The “P” Word – It’s About Time We Talked About Privilege

The word isn’t personal and it isn’t a term about us as individuals. It’s a word about context, and about who we are and where we come from. It isn’t bad nor offensive.

It’s about appreciation and respect.


The term is privilege, and understanding this three syllable word has the potential to bring about real and meaningful social change if we let it. The first step is just getting to the point of what it really means.

For starters, everybody’s experience of life is different. We will each celebrate happiness and have to face hardships during our lifetime. At times our lives will be hard, but acknowledging privilege in ourselves does not take away from the very real hurt we can feel. In the same way, acknowledging privilege in others does not take away from their achievements.

Too often, we find ourselves defending our privilege as if it is something we are ashamed of – but this, and but that – overshadowing our ability to see the winnings we have in life’s lottery.

In reality, denial is the worst thing we can do, which is why it is important to examine it in a larger context.

This year’s Hottest 100 was dominated by male musicians. The lack of racial and gender diversity further polarised the type of Australia represented on our airwaves on the 26th of January.

But it seemed pretty normal.


Further, academics are now critiquing the ATAR as an indicator for success at university. My own university tutor wrote in the Sydney Morning Herald that the biggest indicator of an individual’s ATAR mark is their postcode.

So let’s examine these two points in terms of privilege.

Noticing that we did not vote for diversity in the hottest 100 does not go to say that the artists and musicians who placed “didn’t really deserve it.” I am sure they worked very hard and took sacrifices for their careers.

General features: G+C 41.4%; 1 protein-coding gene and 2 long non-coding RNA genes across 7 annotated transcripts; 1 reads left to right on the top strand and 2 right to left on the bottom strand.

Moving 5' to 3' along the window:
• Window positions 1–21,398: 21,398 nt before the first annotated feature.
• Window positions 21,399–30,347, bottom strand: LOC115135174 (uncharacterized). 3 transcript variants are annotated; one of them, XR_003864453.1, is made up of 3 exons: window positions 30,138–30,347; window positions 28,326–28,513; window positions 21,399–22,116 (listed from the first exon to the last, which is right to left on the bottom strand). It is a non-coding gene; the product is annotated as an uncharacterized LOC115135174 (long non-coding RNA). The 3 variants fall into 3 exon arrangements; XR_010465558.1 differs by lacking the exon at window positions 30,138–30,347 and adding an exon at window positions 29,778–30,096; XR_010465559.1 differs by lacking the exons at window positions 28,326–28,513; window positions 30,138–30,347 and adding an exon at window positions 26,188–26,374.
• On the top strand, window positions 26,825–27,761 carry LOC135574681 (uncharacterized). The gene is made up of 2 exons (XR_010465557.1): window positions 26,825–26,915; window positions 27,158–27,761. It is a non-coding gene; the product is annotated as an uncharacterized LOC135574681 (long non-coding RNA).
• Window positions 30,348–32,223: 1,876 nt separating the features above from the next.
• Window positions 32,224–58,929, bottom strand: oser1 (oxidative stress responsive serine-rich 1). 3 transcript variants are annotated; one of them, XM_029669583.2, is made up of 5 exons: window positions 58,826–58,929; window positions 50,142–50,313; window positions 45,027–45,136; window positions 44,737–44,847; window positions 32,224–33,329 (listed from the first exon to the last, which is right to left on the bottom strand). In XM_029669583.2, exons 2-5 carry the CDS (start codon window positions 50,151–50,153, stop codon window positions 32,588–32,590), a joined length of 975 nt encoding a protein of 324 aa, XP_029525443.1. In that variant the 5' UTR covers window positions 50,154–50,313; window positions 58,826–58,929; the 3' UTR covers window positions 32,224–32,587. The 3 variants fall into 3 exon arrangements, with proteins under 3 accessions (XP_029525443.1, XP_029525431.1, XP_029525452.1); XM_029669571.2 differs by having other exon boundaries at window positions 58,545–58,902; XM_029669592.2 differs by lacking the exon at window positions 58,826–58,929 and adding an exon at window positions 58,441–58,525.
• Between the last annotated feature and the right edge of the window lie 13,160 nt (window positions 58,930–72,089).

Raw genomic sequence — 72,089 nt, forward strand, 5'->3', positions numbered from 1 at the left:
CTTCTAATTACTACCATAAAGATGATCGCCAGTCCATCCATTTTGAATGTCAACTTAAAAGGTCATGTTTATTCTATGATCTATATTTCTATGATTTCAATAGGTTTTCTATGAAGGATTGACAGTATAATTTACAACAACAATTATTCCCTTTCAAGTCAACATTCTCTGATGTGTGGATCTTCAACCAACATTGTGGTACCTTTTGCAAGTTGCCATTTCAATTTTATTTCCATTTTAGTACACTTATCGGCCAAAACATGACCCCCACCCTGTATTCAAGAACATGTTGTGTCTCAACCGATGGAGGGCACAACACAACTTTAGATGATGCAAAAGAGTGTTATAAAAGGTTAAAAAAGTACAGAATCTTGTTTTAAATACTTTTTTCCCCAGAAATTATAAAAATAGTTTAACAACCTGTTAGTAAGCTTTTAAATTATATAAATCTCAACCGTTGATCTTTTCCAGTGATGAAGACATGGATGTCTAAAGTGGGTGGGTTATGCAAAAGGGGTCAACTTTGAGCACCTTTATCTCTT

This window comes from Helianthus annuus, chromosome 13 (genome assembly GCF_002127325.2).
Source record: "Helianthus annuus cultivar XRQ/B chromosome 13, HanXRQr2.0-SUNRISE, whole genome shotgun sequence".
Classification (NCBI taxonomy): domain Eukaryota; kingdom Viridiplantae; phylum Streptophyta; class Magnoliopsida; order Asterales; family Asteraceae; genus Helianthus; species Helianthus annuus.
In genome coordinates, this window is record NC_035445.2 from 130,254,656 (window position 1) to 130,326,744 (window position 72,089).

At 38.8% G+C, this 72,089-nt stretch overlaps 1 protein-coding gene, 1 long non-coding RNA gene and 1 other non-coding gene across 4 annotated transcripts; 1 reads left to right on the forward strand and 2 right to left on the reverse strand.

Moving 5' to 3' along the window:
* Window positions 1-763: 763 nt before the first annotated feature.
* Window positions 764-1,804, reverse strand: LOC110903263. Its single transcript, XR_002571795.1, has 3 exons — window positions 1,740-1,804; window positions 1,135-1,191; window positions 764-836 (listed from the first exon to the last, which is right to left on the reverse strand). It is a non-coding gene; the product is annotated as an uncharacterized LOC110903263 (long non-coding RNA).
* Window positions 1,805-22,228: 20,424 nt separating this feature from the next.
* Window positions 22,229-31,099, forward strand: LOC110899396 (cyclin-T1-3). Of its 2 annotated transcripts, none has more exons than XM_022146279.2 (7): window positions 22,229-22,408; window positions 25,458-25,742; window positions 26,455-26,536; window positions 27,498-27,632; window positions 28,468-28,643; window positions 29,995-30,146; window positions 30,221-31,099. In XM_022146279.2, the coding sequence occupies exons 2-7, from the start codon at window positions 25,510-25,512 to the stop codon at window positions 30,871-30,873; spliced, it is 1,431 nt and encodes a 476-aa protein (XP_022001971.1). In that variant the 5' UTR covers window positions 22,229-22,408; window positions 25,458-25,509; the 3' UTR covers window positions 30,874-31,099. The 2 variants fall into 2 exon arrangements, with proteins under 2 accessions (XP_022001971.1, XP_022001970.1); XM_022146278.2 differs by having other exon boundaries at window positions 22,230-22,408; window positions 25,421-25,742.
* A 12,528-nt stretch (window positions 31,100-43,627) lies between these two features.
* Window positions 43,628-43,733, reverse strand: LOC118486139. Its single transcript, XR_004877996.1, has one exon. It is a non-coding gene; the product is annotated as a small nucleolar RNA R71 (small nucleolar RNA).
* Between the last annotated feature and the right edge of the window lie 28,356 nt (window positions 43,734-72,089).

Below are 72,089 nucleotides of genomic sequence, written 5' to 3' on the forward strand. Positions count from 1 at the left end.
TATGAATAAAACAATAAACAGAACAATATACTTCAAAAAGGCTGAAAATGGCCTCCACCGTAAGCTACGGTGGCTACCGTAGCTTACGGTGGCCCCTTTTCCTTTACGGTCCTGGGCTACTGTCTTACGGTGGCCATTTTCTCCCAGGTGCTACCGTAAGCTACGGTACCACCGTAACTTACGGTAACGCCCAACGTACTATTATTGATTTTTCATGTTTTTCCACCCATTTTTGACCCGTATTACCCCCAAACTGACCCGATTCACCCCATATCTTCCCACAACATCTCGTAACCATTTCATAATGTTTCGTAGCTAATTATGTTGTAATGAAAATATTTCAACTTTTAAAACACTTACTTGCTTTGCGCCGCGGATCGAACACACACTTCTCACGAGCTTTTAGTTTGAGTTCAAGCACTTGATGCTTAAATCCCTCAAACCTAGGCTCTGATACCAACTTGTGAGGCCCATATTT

However, realising this shows us what we’re used to, what we privilege and what we value. It demonstrates how it is harder for people who do not fit the pre-established mould to “make it”, and outlines the limits of privilege on those who have less of it.

When we realise this, we can shift our social thinking towards inclusivity and diversity so that we can avoid being kept in the bubble we have created for ourselves.

Further, a discussion of ATAR’s is not to the take away from the achievements of people who tried hard and succeeded during the HSC. It’s about how we can make university better for everyone, and how we can give opportunities to the people who need it most.

A discussion of privilege is not about bringing people down, it is about helping us understand our values, our position and using them to help others achieve and succeed.

There is no point in me saying right now that I truly appreciate how privileged I am.

I know I am privileged, but as a 19-year-old University student I am still learning what that really entails.

What I have learnt so far is this: it isn’t a competition, and it isn’t about bringing others down. Everyone has their story. We shouldn’t be bidding against each other, or taking offence.

What we need to do is understand what it is that we have that makes us privileged, and see how we can use this understanding to critique the social conventions that leave others worse off.

And we should never, ever, make a mockery of the plight of others, but instead, we should listen and appreciate.